Before I begin I must mention that when I use the word ‘sick’ I am talking about sicknesses (or disabilities) like, Alagille Syndrome, or any other chronic illnesses such as cancer, cystic fibrosis, coronary heart disease, cone-rod dystrophy… the list goes on and on, and in other letters of the alphabets too.
While there are a lot of negatives to being sick, there are 2 very important benefits of being sick. At the top of my head one thing that I can think of is the trip to USA in 2012 – thanks to Make-A-Wish Australia my family and I were able to experience LA, Disneyland, Universal Studios, Hollywood Walk of Fame, Beverly Hills and more! It was the trip that I will never forget, but besides getting that wish granted the more important benefits of being sick (or disabled) are much more meaningful. I know that the 2 very important benefits of being sick are…
1 It can help others
Have you ever heard of Helen Keller? Or the quadriplegic Joni Eareckson Tada? People like these ladies have used their sicknesses and disabilities to help others, and are still helping others today. They have used their inequities to inspire many individuals around the world, and it was all thanks to their sickness/disability, because of their illnesses they have gone through things that not everyone can understand (Especially Tada. I highly recommend you read her autobiography, Joni. It’s so raw and real.). You see, depending on how a person perceive their problems, he or she has the power to use their story to encourage and inspire others, and when I say ‘others’ it’s for anyone, not just people who are sick or disabled.
What if Keller or Tada had kept to themselves, shut the world out, and allowed their sickness and disability to demoralise them? What if they were grumpy and bitter at their circumstances? What if they complained and whined about every single thing in life? Today we wouldn’t know who these women are, more importantly, today they wouldn’t have made a global impact. If you didn’t know, Helen Keller was deaf and blind when she invented the braille, and I know not every single sick person in this world is going to invent something or make a global impact so right now let me explain that I am only using Keller and Tada as an example. You don’t need to be exactly like them to be able to help others with your sickness. You just need to be similar to them – use your own sick story to help others in your own way at your friendship groups, community, club, or wherever. This is one of the reasons why you have your sickness, and you may not know it, but someone out there could be uplifted by your story today.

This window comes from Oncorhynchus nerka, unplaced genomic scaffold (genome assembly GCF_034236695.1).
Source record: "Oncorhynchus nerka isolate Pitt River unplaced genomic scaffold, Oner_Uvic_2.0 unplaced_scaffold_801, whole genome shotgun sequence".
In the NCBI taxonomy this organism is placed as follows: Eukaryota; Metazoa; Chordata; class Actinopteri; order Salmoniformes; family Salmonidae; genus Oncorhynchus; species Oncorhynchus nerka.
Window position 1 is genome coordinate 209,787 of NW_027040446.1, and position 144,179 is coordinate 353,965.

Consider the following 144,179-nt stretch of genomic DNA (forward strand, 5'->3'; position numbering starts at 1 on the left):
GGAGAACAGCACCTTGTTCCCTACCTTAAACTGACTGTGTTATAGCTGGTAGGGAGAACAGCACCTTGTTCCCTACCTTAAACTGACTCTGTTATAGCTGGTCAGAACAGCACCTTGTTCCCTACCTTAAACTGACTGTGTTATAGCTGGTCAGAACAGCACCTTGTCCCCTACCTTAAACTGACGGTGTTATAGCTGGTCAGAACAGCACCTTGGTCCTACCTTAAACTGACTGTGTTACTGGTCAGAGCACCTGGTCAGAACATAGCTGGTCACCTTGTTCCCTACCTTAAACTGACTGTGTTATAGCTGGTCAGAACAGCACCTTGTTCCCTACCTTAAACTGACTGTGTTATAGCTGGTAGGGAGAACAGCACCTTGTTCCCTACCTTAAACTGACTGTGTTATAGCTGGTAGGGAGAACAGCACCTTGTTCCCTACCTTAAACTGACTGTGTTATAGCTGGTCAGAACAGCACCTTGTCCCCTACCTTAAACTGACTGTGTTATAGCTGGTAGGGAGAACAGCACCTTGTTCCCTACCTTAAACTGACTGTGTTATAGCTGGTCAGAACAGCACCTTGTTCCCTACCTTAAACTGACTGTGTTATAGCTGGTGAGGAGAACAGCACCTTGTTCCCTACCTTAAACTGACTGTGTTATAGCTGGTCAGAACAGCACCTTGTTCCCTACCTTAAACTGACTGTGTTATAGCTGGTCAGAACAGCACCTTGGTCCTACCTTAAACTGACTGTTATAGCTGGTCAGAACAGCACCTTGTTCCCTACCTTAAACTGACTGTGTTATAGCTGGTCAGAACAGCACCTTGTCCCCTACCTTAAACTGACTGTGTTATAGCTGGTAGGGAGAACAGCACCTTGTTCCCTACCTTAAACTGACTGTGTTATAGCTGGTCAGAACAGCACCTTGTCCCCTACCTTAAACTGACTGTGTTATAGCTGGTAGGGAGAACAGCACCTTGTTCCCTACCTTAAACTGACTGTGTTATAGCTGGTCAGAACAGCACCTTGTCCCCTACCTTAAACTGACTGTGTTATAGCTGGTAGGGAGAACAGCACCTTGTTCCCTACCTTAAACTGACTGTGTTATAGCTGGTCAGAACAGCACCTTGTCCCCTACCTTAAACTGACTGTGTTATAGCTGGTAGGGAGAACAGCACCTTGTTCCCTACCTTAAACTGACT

2 It can help you
Living with a sickness can help you, personally, and spiritually. Here’s what I mean. Have you ever heard the lyric to the Kelly Clarkson song, “What doesn’t kill you makes you stronger”? This is exactly my point. Having an illness can make life harder, but as long as it doesn’t kill you, you can be sure that the trials you face can build you up. With the right mindset like Keller and Tada, character can be build, compassion can be shown, life can be understood (There is more to life. Life is short. The sickness is only temporary etc.) and other lessons can be learned.
There are a lot of verses in the Bible that talks about trials, suffering, and hardships, but I want to bring up just one today.
Consider it pure joy, my brothers and sisters, whenever you face trials of many kinds, because you know that the testing of your faith produces perseverance. -James 1:2-3 (NIV)
Did you notice that it says we are to consider it pure joy when we are faced with trials of many kinds? I realise that this is a hard task to do, especially if you’re in the emergency department because you’ve just lost one third of your body’s blood (you can read more about this here), but I also realise that the reason we are asked to be joyful is because of the bigger picture. The bigger picture of building our faith, our patience, our spiritual growth, and our walk with God. When the big picture is captured the trials that is being faced can be a little easier and this is when joy jumps in (this is when you can be joyful in times of trials).
Now, I gotta admit, this post is pretty short and simple, and it is not a powerful post where there’s so much motivation, inspiration, and insights to it, but the truth is, the benefits of being a sick patient/having a chronic illness are, helping others, and helping you, it is just that simple.